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MegaUpload is back, with MegaUpload 2 and Bitcache

Kim Dotcom has launched the pitch for his new file locker, MegaUpload 2.0 and Bitcoin micro-transaction system, Bitcache. Teaming up with BnkTotheFuture, investors and fans can now contribute Bitcoin towards the ventures, with the original MegaUpload and Mega founder looking for just shy of £4 million to proceed with their development.

Inspired by the original MegaUpload and Mega file lockers that Dotcom has been involved with in the past, MegaUpload 2.0 will offer end to end encryption so files are obfuscated from everyone but the owner and recipient. Beyond that, users will not even be identified, so the site itself will not track their names, IP addresses or the files they upload, keeping everyone as anonymous as possible.

bitcache

This is only possible because MegaUpload 2.0 will not use traditional payment methods, instead it will use Bitcoin. That will form the backbone of the entire system too, since it will use Blockchain based storage, thereby making every transfer unique and allowing for Bitcoin micro-transactions in exchange for file transfers, as part of Bitcache.

It’s not the easiest of systems to explain, but then something like this hasn’t been done before, so there are no real allegories to draw for it. It could theoretically allow artists and corporate entities to use MegaUpload 2.0 to sell content through the service too.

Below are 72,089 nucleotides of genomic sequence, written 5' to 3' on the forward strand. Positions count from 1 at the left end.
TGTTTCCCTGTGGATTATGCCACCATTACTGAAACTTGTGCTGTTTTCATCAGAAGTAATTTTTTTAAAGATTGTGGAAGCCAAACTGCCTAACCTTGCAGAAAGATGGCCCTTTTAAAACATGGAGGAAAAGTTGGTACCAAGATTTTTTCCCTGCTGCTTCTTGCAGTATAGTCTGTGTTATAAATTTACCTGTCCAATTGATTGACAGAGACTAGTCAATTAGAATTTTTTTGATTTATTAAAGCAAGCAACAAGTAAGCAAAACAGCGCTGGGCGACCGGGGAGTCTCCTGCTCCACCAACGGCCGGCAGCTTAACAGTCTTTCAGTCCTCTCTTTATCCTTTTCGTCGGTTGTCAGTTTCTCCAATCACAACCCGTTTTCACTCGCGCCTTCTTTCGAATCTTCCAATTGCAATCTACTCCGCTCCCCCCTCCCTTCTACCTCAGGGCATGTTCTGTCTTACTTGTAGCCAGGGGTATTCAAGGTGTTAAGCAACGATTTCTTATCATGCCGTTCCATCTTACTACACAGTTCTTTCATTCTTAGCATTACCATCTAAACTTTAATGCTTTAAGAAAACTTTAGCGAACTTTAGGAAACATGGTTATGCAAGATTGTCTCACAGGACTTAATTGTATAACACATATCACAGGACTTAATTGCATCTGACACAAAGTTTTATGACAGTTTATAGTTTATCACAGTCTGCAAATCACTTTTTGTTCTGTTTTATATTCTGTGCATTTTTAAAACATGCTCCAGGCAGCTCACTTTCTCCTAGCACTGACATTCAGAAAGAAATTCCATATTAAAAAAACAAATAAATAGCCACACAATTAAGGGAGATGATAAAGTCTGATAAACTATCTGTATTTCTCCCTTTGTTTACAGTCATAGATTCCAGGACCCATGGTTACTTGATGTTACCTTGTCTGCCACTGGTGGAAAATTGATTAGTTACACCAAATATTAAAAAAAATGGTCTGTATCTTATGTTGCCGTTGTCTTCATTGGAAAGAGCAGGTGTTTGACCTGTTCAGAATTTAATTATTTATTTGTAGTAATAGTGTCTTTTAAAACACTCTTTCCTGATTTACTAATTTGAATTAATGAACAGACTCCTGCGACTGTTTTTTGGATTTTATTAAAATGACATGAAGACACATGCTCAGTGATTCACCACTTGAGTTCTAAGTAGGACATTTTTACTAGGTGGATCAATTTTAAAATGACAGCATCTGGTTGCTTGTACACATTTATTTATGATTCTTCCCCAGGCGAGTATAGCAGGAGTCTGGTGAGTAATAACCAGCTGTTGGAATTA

Dotcom and BnktotheFuture are certainly confident in its potential and that seems to be justified. Though the announcement is only a few minutes old at the time of writing, it’s already garnered £170,000 in investment funds.

Investors are being offered a total of five percent of the company for their near four million, with a total of £771,000 required before any money is officially earned by Dotcom’s new organisation.

One aspect of this site that is different from what Dotcom has developed in the past though, is that he won’t really be involved in it. He’s acting more as an “evangelist,” helping to encourage its uptake and will no doubt benefit financially at some point down the line, but he won’t own it. This is to prevent any negative connotations with his name from affecting the service and from his shaky legal status from negatively impacting its future.

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KitGuru Says: This sounds like a pretty exciting idea, though we’ll have to wait and see how popular it turns out to be. While Dotcom is right in that MegaUpload was an enormous entity, his successor projects like Mega, Baboom and the Internet Mana political party were far from as impactful. This certainly has potential, but time will tell how revolutionary it really is. 

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